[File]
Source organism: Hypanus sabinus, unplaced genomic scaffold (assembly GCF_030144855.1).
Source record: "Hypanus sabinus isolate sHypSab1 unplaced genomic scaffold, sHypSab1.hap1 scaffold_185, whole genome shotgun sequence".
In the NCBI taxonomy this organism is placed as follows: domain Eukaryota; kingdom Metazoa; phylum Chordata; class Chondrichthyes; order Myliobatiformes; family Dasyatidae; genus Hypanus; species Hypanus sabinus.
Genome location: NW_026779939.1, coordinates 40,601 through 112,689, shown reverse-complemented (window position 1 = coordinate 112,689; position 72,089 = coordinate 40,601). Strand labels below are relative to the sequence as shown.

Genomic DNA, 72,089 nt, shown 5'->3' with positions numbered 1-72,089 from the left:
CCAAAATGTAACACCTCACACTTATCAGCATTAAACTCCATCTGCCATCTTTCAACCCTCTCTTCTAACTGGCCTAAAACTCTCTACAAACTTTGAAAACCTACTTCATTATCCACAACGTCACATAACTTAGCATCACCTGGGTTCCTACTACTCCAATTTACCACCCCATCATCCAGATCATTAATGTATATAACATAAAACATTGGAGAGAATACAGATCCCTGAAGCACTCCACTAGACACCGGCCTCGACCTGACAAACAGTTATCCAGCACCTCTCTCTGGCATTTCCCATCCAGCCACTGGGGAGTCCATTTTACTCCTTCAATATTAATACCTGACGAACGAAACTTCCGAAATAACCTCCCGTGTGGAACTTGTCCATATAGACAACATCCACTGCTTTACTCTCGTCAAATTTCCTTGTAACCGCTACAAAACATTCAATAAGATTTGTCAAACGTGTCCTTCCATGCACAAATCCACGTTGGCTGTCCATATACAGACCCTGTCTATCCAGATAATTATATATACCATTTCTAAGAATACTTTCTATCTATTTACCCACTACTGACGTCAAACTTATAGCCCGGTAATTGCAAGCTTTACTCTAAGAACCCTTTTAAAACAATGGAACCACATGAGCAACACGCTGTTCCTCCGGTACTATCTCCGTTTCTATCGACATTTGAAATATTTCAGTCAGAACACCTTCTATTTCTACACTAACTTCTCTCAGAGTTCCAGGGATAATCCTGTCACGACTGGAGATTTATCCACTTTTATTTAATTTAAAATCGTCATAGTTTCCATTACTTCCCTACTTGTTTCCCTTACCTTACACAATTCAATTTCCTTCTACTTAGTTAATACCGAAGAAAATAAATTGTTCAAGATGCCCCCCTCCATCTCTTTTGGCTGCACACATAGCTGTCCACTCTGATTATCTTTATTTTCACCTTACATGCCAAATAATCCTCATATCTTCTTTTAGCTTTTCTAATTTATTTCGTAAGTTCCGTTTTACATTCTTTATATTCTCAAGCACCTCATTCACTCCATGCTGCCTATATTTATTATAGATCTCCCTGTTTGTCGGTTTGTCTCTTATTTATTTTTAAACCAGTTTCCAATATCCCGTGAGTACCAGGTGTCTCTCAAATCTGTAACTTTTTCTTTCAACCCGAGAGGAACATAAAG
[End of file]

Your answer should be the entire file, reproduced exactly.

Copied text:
Source organism: Hypanus sabinus, unplaced genomic scaffold (assembly GCF_030144855.1).
Source record: "Hypanus sabinus isolate sHypSab1 unplaced genomic scaffold, sHypSab1.hap1 scaffold_185, whole genome shotgun sequence".
In the NCBI taxonomy this organism is placed as follows: domain Eukaryota; kingdom Metazoa; phylum Chordata; class Chondrichthyes; order Myliobatiformes; family Dasyatidae; genus Hypanus; species Hypanus sabinus.
Genome location: NW_026779939.1, coordinates 40,601 through 112,689, shown reverse-complemented (window position 1 = coordinate 112,689; position 72,089 = coordinate 40,601). Strand labels below are relative to the sequence as shown.

Genomic DNA, 72,089 nt, shown 5'->3' with positions numbered 1-72,089 from the left:
CCAAAATGTAACACCTCACACTTATCAGCATTAAACTCCATCTGCCATCTTTCAACCCTCTCTTCTAACTGGCCTAAAACTCTCTACAAACTTTGAAAACCTACTTCATTATCCACAACGTCACATAACTTAGCATCACCTGGGTTCCTACTACTCCAATTTACCACCCCATCATCCAGATCATTAATGTATATAACATAAAACATTGGAGAGAATACAGATCCCTGAAGCACTCCACTAGACACCGGCCTCGACCTGACAAACAGTTATCCAGCACCTCTCTCTGGCATTTCCCATCCAGCCACTGGGGAGTCCATTTTACTCCTTCAATATTAATACCTGACGAACGAAACTTCCGAAATAACCTCCCGTGTGGAACTTGTCCATATAGACAACATCCACTGCTTTACTCTCGTCAAATTTCCTTGTAACCGCTACAAAACATTCAATAAGATTTGTCAAACGTGTCCTTCCATGCACAAATCCACGTTGGCTGTCCATATACAGACCCTGTCTATCCAGATAATTATATATACCATTTCTAAGAATACTTTCTATCTATTTACCCACTACTGACGTCAAACTTATAGCCCGGTAATTGCAAGCTTTACTCTAAGAACCCTTTTAAAACAATGGAACCACATGAGCAACACGCTGTTCCTCCGGTACTATCTCCGTTTCTATCGACATTTGAAATATTTCAGTCAGAACACCTTCTATTTCTACACTAACTTCTCTCAGAGTTCCAGGGATAATCCTGTCACGACTGGAGATTTATCCACTTTTATTTAATTTAAAATCGTCATAGTTTCCATTACTTCCCTACTTGTTTCCCTTACCTTACACAATTCAATTTCCTTCTACTTAGTTAATACCGAAGAAAATAAATTGTTCAAGATGCCCCCCTCCATCTCTTTTGGCTGCACACATAGCTGTCCACTCTGATTATCTTTATTTTCACCTTACATGCCAAATAATCCTCATATCTTCTTTTAGCTTTTCTAATTTATTTCGTAAGTTCCGTTTTACATTCTTTATATTCTCAAGCACCTCATTCACTCCATGCTGCCTATATTTATTATAGATCTCCCTGTTTGTCGGTTTGTCTCTTATTTATTTTTAAACCAGTTTCCAATATCCCGTGAGTACCAGGTGTCTCTCAAATCTGTAACTTTTTCTTTCAACCCGAGAGGAACATAAAG